Good luck. I forgot to answer the question in your OP: 9.2 is 9i.
The recent versions go like this:
9.0 = 9i (i = “internet”)
9.2 = 9iR2 (9i release 2)
10.1 = 10g (g = “grid”)
10.2 = 10gR2
11.1 = 11g
You need to sign up for a technet account. http://otn.oracle.com lets you create a free account. Once you have that account, you can download the latest Oracle software and also post questions at the forums. You can also download the documentation.
What you need to do:
- Download the Oracle 9.2 software and burn a CD with that. Keep that handy.
- Download the Oracle 9.2 documentation and burn a CD with that. Keep that handy.
- Install the documentation on your PC (in HTML form) so that you can easily look up Oracle commands.
- Install the Oracle 9.2 enterprise edition database software on your PC (I am assuming that your company is using the enterprise edition) and create a small local database on your personal Windows machine. You will use this to practice commands before doing anything on the production system. If your PC database gets hosed then you just throw it away and start from scratch. Oracle SQL commands will be identical for any Oracle database regardless of the server operating system (you say that you have one Windows database and one Linux database.) Most of the utilities will also work exactly the same on Windows and Redhat except that Windows will have more “GUI” tools.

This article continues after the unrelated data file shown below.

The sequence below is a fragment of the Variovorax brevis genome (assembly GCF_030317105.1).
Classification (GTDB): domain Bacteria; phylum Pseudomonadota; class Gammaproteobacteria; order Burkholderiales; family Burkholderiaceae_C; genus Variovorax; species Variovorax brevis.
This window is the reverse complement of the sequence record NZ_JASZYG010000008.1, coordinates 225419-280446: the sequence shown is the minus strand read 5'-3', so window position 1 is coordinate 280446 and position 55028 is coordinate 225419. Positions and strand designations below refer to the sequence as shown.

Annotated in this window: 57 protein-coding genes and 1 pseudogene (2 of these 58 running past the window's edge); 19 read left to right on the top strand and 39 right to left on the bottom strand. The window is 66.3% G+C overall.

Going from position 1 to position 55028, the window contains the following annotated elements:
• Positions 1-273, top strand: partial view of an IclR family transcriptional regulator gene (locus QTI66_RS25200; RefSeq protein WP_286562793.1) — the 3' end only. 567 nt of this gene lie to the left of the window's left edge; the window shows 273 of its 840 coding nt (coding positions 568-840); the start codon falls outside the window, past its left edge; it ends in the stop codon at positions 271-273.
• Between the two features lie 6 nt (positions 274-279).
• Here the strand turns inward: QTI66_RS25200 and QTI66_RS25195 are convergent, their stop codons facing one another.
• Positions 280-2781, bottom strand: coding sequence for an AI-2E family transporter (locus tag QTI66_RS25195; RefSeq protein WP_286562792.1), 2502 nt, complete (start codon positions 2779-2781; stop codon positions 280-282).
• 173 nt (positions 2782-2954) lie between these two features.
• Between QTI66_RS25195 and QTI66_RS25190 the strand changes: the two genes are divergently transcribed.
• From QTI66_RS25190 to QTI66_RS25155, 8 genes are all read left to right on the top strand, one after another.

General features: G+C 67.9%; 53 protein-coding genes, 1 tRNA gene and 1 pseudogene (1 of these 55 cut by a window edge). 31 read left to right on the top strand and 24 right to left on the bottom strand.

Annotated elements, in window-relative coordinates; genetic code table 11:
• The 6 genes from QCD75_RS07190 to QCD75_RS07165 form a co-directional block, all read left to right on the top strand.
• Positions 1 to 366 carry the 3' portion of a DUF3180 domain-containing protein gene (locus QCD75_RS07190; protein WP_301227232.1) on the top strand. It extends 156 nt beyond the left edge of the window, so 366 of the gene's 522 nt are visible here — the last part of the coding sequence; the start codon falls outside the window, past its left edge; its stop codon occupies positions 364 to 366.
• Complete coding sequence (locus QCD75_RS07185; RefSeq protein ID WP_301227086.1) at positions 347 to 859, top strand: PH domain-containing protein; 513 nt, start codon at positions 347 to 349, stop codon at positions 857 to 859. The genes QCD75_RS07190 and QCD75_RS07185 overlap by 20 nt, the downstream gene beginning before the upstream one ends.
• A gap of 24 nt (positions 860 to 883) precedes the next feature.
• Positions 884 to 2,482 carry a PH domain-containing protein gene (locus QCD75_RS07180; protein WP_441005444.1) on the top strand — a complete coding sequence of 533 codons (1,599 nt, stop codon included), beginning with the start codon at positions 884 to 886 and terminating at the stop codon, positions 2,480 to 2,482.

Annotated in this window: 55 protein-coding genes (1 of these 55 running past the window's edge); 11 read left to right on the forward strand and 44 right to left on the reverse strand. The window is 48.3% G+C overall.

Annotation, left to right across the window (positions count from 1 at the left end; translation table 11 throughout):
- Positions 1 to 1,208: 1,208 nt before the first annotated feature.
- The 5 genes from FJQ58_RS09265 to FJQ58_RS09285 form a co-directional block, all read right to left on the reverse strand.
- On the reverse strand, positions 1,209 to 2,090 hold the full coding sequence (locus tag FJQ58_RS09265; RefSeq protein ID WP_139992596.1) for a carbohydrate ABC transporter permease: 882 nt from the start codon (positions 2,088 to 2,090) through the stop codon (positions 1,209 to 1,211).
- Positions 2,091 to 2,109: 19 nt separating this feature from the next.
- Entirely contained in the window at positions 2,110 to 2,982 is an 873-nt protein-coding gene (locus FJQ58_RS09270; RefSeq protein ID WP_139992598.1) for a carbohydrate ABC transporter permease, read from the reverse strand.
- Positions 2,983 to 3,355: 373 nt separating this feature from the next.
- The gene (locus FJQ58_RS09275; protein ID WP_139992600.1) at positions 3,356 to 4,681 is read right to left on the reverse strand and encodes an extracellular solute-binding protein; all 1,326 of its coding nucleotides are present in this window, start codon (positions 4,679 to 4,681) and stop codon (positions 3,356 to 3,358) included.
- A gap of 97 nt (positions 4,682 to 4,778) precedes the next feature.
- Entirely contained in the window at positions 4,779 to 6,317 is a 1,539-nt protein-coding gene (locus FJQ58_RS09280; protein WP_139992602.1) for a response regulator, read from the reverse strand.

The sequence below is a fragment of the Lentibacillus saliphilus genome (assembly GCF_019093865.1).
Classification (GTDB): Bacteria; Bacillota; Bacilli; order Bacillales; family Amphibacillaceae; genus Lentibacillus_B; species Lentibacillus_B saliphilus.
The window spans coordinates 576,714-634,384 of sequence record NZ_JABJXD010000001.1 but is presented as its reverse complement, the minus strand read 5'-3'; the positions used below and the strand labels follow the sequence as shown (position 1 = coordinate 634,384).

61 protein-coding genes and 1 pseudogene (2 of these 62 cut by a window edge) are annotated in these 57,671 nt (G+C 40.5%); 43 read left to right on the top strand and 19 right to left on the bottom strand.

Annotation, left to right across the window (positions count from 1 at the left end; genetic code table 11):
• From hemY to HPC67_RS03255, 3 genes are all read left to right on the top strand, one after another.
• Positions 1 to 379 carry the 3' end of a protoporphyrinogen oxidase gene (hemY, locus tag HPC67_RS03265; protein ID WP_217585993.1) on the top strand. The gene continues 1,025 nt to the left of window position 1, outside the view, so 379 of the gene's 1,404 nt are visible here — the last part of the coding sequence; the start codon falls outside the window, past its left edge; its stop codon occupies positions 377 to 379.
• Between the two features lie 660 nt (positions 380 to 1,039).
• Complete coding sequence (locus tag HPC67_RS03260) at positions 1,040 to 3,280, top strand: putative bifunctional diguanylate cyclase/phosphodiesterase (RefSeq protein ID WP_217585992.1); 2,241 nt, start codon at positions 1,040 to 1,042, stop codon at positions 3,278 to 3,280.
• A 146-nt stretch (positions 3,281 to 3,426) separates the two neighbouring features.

Does your company pay for Oracle support? I am assuming they do. Find out who is in charge of the support contract and have them get you a Metalink account. Metalink is how you ask questions directly from Oracle support. http://metalink.oracle.com
Metalink is also where you would go to download patches, lookup bug reports, etc.
Your first order of business, now that you are in charge of a database, is practice a recovery. Not a backup - a recovery. e.g. User X had dropped table ORDER_HISTORY in the database. How are you going to get it back? A disk with the datafiles for the SALES_HISTORY tablespace has gone bad. What are you going to do? This is the most necessary skill for a DBA to have.